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From John Keyes <j...@mac.com>
Subject Re: [cli] Suggestions
Date Fri, 15 Nov 2002 14:25:23 GMT
<snip/>

> This is possible in CLI, e.g. OptionBuilder.withLongOpt( "username"  
> > ).hasArg().create().
> 
> It seems quite awkward (IMHO) to chain together all of those method  
> calls. I got round this with method overloading.
> 
> I have a *lot* of constructors/factory methods in my lib, but there is  
> a simple set of rules that lets you determine what to write, so that  
> constructors work in a very concise, DWIM (do what I mean) fashion.

CLI had this type of feature previously but it was decided that
the Builder was a more flexible and easier to use solution.  
Now, if a new property is being added to Option all that is 
required is the accessor on Option and the property method
on OptionBuilder.

The most basic ctors and factory methods (see Option.addOption) are
in place but to use any *advanced* features the Builder must be used.
This also makes it easier for the user to understand rather than 
having to look up the Javadoc for each ctor.  So I am -1 on 
reintroducing all of the ctors.

<snip/>

> >> 3. Sets of options can be read from and written to properties files.
> >
> > No support for this.  I have a TODO for myself (I must document it) to
> > have an XML reader and writer for configuring an Options instance.  I
> > will document this TODO and also add yours.  If you feel like having a
> > bash at the properties one that would be cool ;)
> 
> Maybe early next week. I should be able to port mine across pretty  
> easily.

Cool.

>> 4. A set of default options is provided (disabled by default) that  
> >> will read properties files during parsing, and write them once  
> >> parsing is completed.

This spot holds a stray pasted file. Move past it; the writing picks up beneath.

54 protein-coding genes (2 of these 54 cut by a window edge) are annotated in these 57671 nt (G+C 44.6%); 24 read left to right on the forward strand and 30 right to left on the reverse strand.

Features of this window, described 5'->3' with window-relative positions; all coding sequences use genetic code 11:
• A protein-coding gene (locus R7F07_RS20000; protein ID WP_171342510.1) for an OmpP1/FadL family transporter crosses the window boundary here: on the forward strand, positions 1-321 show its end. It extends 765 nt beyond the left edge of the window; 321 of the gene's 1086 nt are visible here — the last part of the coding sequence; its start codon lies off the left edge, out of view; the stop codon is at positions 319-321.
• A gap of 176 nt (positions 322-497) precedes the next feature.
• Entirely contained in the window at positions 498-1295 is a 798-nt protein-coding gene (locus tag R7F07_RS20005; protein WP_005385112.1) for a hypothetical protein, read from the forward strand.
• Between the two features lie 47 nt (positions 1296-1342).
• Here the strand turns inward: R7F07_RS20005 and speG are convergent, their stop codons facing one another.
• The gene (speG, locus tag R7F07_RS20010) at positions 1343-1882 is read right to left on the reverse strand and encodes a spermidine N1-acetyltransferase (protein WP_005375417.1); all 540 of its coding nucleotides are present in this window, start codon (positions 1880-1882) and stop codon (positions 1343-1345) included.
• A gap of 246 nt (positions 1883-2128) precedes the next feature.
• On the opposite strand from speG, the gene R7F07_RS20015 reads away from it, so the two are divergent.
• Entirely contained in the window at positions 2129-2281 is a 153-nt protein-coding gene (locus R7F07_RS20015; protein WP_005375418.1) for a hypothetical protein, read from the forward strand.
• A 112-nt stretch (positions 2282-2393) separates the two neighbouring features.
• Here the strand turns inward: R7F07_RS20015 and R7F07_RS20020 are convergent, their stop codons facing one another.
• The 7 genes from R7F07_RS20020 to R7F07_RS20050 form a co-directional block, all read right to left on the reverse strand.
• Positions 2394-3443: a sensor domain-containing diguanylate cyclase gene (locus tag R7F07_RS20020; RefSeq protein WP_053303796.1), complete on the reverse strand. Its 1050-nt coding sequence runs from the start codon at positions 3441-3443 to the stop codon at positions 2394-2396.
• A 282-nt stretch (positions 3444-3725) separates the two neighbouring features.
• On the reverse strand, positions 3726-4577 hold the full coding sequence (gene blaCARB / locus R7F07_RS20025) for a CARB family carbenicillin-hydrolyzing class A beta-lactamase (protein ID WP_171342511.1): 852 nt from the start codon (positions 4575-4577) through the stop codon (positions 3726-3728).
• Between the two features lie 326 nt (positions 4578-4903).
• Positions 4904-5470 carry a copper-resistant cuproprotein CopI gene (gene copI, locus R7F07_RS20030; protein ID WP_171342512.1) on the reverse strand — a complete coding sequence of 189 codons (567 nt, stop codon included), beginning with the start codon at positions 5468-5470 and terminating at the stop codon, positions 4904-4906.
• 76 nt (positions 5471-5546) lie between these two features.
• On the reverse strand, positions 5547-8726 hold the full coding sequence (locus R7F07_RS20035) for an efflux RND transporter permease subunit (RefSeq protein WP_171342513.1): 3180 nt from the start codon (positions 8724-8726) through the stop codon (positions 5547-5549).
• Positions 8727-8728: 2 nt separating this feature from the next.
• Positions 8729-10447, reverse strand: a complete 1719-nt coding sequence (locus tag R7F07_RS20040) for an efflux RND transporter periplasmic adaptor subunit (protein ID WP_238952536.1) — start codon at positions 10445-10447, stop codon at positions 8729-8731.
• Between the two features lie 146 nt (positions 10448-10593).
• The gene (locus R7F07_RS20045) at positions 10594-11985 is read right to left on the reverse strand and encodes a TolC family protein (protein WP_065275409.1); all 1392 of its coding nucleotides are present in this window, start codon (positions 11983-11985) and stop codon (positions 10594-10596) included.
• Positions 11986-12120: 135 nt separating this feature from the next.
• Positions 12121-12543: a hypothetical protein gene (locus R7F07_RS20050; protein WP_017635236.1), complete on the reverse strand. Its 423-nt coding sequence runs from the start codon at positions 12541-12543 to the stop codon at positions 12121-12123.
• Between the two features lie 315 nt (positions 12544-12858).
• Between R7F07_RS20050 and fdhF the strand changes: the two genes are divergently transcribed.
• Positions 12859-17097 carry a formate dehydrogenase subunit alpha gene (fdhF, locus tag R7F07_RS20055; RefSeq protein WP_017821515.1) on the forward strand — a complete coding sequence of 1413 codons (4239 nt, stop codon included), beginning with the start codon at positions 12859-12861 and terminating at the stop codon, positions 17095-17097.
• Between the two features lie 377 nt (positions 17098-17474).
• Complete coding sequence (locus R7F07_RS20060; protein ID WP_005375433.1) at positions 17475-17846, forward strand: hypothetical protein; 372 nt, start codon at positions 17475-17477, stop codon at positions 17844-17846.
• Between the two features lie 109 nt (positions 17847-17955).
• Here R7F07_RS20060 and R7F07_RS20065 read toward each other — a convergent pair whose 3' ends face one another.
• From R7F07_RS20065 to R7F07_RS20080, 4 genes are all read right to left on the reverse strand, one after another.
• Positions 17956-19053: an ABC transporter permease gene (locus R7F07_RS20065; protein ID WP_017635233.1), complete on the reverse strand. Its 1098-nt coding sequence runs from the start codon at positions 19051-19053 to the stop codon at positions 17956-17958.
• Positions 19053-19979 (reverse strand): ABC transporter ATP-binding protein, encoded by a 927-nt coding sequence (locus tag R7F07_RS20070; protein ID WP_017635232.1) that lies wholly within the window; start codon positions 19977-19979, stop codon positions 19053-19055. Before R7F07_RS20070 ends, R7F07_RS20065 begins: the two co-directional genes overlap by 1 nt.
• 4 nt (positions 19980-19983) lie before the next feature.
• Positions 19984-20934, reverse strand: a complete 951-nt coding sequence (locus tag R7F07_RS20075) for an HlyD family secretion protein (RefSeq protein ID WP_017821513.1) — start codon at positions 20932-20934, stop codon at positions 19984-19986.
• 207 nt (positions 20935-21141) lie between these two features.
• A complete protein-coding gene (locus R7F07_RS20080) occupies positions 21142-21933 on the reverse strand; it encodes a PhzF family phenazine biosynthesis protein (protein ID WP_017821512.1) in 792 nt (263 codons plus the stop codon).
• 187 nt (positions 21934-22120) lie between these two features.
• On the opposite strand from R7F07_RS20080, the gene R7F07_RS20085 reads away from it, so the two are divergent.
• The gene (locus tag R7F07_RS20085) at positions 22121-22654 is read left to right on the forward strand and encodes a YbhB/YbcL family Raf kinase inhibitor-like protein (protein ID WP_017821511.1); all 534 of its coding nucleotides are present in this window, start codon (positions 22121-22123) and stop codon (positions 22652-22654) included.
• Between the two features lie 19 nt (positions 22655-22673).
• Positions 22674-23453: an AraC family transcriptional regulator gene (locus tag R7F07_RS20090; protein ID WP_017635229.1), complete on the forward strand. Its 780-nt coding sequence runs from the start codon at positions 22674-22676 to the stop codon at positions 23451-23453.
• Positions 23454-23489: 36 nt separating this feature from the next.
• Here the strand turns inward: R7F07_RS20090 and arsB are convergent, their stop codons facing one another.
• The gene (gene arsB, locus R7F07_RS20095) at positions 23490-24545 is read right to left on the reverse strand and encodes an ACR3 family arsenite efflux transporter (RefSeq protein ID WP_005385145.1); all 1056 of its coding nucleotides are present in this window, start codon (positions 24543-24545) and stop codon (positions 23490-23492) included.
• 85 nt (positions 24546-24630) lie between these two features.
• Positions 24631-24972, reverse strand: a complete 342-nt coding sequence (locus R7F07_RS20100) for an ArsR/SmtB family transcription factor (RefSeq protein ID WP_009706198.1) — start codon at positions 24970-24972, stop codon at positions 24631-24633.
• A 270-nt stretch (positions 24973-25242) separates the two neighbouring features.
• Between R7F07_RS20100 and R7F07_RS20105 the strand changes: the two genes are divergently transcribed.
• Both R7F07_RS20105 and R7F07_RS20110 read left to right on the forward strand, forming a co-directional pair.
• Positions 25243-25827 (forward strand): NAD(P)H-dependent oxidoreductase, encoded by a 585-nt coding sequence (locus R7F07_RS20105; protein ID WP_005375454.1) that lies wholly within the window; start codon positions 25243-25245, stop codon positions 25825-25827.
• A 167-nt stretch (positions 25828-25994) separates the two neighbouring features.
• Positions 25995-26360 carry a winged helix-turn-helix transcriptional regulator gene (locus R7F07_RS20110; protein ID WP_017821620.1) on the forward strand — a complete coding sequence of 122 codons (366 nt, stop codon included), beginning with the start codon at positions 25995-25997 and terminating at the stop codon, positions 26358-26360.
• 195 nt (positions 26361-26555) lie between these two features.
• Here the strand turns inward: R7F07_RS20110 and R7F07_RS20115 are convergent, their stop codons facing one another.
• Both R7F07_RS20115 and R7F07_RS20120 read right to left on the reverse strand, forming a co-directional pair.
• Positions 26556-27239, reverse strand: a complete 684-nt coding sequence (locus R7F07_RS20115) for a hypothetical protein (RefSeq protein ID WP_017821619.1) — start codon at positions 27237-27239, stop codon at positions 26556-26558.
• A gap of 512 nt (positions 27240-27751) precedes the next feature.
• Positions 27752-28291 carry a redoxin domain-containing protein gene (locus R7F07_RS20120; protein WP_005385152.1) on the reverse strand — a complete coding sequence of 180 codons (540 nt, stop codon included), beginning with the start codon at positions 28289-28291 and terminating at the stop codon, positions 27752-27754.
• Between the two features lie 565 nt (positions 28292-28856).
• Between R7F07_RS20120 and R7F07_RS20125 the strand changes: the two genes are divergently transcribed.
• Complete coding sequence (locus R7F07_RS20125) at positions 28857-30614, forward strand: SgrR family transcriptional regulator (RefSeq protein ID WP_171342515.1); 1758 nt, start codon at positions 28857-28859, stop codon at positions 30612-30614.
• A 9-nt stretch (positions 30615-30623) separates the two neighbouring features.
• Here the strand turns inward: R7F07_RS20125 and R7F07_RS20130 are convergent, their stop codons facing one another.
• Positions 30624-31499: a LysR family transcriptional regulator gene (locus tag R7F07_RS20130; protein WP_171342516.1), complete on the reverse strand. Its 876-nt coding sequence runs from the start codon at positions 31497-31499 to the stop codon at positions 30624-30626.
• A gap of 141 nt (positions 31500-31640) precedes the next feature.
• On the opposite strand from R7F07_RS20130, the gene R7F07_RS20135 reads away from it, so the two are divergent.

> >>
> >> For example:
> >>
> >> mycommand --properies-file in.properties --some-other-argument  
> >> some_value --write-properties-file out.properties
> >>
> >> reads option values from in.properties, over-rides the value for  
> >> --some-other-argument, and dumps the properties out to >> out.properties.
> >>
> >> The "special" property options names and flags can be fully  
> >> customised via method calls.
> >
> > Might be that I'm a bit sleepy but I don't see what this achieves.   
> > Can you
> > enlighten me please.
> 
> sure.
> 
> imagine my code looks like
> 
> options = myCreateOptions();
> options.setUsePropertiesOptions(true);
> options.parseCommandLine("mycommand", args);
> interrogateOptions(options);
> 
> Calling setUsePropertiesOptions with a true argument means that in  
> addition to the options that I defined, my commandline parsing will  
> also support a predefined set of options relating to properties, which  
> support reading option values in from a properties file, and writing  
> options out to a properties file, and specifying a prefix to add  
> to/subtract from property names.
> 
> This can be very useful if you have a *lot* of command-line options. I  
> have some simulation apps that run like this. Of course one could argue  
> that if you have so many options, you should be using a properties file  
> or some other mechanism anyway, but this approach lets you have the  
> best of both worlds ... specification of options in a properties file,  
> over-rideable from the command line.
> 
> so, for example
> 
> runApp --write-properties-file propertiesfile
> 
> dumps out all of the options, and their default values into a  
> properties file.
> 
> I can now go in and edit this to set a particular set of properties  
> that I want to run
> 
> Now I can rerun the program using my edited properties file to  
> configure the application:
> 
> runApp --properties-file propertiesfile
> 
> Now, if I want to use this properties file as a base, but to override  
> some of the values, I can run
> 
> runApp --properties-file propertiesfile --some-other-option newvalue
> 
> Of course, you may not like those particular option names, so my class  
> provides methods to let you set the name and flags that will be used  
> for each of these options. Of course, the programmer could implement  
> this themselves, on top of CLI, but this way they get it for free (if  
> they choose to turn it on).
> 
> Does that make more sense?

Yeah, thats a good idea.  It would make sense for testing a 
command line.  Can you give me an example of what one of these
properties files would look like.

<snip/>

Thanks,
-John K


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